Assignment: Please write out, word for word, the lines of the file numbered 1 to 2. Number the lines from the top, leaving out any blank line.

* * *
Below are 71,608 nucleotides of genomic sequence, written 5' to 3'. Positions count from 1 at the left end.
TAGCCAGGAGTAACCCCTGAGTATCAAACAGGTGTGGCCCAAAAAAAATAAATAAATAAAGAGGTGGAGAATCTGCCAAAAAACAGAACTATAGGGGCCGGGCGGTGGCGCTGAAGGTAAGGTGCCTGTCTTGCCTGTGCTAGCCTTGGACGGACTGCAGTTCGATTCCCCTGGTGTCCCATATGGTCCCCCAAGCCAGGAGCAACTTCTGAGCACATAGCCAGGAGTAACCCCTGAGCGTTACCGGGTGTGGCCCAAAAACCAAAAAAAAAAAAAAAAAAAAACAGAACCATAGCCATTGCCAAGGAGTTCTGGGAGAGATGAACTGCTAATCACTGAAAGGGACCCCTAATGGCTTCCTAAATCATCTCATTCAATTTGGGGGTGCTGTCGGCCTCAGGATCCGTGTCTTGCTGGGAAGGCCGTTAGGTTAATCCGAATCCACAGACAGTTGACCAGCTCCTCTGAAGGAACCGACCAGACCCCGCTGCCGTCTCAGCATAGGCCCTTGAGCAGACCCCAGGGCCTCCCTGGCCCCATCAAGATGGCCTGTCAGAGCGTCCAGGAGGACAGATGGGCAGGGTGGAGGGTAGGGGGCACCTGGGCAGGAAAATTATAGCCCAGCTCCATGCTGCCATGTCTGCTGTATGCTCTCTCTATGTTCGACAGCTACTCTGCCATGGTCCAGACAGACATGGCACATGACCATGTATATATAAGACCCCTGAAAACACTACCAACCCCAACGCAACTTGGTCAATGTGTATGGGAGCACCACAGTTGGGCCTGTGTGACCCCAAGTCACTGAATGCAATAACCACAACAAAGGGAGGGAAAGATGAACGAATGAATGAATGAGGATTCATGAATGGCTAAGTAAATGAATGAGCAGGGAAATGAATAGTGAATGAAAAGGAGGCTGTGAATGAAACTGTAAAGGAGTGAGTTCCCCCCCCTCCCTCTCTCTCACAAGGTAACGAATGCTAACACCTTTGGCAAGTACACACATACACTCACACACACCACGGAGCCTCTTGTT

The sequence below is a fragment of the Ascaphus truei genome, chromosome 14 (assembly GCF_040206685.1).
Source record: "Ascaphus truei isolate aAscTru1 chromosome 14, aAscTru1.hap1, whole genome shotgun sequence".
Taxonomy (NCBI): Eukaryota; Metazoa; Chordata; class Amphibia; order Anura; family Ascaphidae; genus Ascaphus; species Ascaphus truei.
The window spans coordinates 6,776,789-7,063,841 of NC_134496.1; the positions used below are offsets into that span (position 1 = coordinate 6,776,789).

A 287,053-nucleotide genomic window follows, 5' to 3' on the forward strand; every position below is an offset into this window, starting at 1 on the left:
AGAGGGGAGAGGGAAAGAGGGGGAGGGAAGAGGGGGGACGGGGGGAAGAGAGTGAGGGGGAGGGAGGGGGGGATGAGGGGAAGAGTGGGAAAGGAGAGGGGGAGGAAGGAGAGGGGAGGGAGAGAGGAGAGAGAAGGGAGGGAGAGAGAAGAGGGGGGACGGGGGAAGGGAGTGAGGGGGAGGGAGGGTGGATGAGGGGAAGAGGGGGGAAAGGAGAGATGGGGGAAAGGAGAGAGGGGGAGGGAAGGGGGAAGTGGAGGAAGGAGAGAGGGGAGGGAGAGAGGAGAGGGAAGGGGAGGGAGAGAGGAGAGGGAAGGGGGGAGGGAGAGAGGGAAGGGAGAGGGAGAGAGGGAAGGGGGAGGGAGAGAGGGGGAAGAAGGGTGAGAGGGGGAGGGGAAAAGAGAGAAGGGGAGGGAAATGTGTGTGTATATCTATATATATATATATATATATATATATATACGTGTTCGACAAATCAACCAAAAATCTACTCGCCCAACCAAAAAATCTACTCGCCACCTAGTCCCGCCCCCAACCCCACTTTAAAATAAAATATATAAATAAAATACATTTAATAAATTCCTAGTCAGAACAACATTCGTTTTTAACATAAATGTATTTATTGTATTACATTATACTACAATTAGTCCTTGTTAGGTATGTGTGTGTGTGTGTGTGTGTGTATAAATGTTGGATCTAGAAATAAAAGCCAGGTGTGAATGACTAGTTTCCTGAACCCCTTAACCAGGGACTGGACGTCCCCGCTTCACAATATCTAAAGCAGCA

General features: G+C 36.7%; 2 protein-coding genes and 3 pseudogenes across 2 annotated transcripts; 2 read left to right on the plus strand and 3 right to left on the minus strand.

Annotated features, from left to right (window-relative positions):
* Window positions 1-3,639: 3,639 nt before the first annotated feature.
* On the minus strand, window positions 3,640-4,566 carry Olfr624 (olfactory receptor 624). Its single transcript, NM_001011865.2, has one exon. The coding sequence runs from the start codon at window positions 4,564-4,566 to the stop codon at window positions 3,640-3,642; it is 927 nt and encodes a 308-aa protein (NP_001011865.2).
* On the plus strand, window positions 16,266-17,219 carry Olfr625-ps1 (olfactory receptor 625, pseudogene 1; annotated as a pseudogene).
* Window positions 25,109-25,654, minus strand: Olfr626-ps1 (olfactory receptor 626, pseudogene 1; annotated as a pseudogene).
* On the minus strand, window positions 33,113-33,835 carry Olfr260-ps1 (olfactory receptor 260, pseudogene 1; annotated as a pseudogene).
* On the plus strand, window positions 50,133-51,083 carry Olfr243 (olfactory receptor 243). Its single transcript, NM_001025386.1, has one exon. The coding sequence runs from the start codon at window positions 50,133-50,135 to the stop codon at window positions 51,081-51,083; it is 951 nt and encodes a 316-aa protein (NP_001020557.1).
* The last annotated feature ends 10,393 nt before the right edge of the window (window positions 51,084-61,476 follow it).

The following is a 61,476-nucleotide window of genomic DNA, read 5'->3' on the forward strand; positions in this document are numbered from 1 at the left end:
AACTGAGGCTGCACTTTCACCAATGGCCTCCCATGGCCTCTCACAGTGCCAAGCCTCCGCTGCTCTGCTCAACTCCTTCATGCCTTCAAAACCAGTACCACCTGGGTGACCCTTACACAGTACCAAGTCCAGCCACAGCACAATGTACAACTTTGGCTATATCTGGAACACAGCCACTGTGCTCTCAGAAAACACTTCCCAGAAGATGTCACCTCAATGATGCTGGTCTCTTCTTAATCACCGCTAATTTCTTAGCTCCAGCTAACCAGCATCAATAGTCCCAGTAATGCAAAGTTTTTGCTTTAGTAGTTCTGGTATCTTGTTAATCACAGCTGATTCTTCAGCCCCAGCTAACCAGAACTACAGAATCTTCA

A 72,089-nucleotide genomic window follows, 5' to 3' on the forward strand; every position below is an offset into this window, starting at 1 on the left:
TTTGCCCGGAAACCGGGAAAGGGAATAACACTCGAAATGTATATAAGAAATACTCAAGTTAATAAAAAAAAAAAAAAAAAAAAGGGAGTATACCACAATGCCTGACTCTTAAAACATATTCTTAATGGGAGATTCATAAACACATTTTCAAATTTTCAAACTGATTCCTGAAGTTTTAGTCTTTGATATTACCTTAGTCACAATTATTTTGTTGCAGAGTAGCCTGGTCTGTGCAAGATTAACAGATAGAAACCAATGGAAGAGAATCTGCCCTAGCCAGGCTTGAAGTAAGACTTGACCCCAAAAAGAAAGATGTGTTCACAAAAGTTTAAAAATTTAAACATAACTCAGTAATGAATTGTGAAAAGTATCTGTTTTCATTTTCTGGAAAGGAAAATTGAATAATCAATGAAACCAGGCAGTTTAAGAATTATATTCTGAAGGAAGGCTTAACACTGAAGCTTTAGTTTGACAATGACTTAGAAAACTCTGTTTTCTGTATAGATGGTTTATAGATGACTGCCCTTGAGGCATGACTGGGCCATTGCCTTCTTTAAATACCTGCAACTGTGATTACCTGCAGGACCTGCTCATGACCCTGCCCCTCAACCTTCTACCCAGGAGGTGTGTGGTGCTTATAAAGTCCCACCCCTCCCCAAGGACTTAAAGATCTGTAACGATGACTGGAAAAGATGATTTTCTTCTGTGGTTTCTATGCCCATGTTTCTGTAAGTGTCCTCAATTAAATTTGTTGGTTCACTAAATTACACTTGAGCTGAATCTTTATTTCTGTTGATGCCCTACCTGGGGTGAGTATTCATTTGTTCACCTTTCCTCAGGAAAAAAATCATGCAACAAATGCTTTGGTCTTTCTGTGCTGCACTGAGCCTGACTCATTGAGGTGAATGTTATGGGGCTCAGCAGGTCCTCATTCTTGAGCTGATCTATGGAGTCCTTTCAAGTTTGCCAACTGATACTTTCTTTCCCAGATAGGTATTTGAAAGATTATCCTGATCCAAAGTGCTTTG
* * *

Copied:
Below are 71,608 nucleotides of genomic sequence, written 5' to 3'. Positions count from 1 at the left end.
TAGCCAGGAGTAACCCCTGAGTATCAAACAGGTGTGGCCCAAAAAAAATAAATAAATAAAGAGGTGGAGAATCTGCCAAAAAACAGAACTATAGGGGCCGGGCGGTGGCGCTGAAGGTAAGGTGCCTGTCTTGCCTGTGCTAGCCTTGGACGGACTGCAGTTCGATTCCCCTGGTGTCCCATATGGTCCCCCAAGCCAGGAGCAACTTCTGAGCACATAGCCAGGAGTAACCCCTGAGCGTTACCGGGTGTGGCCCAAAAACCAAAAAAAAAAAAAAAAAAAAACAGAACCATAGCCATTGCCAAGGAGTTCTGGGAGAGATGAACTGCTAATCACTGAAAGGGACCCCTAATGGCTTCCTAAATCATCTCATTCAATTTGGGGGTGCTGTCGGCCTCAGGATCCGTGTCTTGCTGGGAAGGCCGTTAGGTTAATCCGAATCCACAGACAGTTGACCAGCTCCTCTGAAGGAACCGACCAGACCCCGCTGCCGTCTCAGCATAGGCCCTTGAGCAGACCCCAGGGCCTCCCTGGCCCCATCAAGATGGCCTGTCAGAGCGTCCAGGAGGACAGATGGGCAGGGTGGAGGGTAGGGGGCACCTGGGCAGGAAAATTATAGCCCAGCTCCATGCTGCCATGTCTGCTGTATGCTCTCTCTATGTTCGACAGCTACTCTGCCATGGTCCAGACAGACATGGCACATGACCATGTATATATAAGACCCCTGAAAACACTACCAACCCCAACGCAACTTGGTCAATGTGTATGGGAGCACCACAGTTGGGCCTGTGTGACCCCAAGTCACTGAATGCAATAACCACAACAAAGGGAGGGAAAGATGAACGAATGAATGAATGAGGATTCATGAATGGCTAAGTAAATGAATGAGCAGGGAAATGAATAGTGAATGAAAAGGAGGCTGTGAATGAAACTGTAAAGGAGTGAGTTCCCCCCCCTCCCTCTCTCTCACAAGGTAACGAATGCTAACACCTTTGGCAAGTACACACATACACTCACACACACCACGGAGCCTCTTGTT